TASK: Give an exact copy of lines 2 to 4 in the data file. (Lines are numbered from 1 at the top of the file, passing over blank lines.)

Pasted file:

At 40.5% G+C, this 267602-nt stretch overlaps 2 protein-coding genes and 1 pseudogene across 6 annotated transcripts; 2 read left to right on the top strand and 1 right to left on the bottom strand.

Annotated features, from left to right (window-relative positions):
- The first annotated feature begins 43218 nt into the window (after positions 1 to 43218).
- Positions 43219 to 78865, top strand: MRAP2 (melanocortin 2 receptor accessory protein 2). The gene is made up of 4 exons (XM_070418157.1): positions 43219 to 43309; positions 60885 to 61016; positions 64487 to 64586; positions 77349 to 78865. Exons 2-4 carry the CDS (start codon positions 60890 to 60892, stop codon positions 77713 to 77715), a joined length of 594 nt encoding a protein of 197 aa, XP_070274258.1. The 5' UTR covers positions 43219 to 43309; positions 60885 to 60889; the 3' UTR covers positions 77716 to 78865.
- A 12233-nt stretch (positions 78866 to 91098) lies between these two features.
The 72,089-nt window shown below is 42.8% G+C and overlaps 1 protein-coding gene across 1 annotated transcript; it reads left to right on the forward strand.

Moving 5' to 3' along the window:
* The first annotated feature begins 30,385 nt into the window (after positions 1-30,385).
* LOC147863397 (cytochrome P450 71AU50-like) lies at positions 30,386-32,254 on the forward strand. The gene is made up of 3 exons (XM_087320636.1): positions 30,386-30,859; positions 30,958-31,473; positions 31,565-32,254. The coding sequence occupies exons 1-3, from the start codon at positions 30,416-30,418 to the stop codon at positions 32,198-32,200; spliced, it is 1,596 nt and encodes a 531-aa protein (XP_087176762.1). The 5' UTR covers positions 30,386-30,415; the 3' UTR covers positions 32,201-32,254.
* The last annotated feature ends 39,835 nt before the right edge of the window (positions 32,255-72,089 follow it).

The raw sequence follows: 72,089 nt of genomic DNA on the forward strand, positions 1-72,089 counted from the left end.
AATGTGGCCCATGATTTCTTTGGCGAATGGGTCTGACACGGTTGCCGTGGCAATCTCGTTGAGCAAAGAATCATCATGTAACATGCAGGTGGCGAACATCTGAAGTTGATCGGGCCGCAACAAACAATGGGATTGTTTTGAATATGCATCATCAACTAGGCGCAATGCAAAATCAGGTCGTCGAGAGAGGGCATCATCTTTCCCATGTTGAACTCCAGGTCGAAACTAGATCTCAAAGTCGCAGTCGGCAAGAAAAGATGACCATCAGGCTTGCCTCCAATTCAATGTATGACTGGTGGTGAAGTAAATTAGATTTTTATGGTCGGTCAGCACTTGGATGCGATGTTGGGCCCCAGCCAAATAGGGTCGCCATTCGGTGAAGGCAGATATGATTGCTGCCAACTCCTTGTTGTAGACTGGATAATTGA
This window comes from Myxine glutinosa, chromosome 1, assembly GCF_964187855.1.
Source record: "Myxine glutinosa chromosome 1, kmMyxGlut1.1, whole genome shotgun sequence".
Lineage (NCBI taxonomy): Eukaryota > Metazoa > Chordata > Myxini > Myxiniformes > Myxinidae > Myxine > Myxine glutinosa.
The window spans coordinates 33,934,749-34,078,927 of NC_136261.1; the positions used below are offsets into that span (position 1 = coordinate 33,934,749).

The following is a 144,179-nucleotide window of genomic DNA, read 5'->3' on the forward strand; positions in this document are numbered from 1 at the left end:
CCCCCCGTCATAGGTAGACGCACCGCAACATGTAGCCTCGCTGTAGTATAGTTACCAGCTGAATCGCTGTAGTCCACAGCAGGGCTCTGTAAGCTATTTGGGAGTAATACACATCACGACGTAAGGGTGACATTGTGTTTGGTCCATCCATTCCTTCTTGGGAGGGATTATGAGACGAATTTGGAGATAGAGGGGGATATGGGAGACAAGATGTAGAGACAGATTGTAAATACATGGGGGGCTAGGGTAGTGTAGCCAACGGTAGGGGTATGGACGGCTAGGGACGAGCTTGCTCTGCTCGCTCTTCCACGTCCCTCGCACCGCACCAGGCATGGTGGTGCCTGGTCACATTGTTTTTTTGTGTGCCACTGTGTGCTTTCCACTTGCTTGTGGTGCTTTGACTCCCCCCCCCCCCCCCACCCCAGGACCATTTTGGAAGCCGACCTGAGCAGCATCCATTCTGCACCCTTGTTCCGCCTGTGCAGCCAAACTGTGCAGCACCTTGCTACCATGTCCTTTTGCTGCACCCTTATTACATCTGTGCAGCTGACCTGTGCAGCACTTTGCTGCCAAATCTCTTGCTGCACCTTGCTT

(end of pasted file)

Annotated features, from left to right (window-relative positions):
- The first annotated feature begins 43218 nt into the window (after positions 1 to 43218).
- Positions 43219 to 78865, top strand: MRAP2 (melanocortin 2 receptor accessory protein 2). The gene is made up of 4 exons (XM_070418157.1): positions 43219 to 43309; positions 60885 to 61016; positions 64487 to 64586; positions 77349 to 78865. Exons 2-4 carry the CDS (start codon positions 60890 to 60892, stop codon positions 77713 to 77715), a joined length of 594 nt encoding a protein of 197 aa, XP_070274258.1. The 5' UTR covers positions 43219 to 43309; positions 60885 to 60889; the 3' UTR covers positions 77716 to 78865.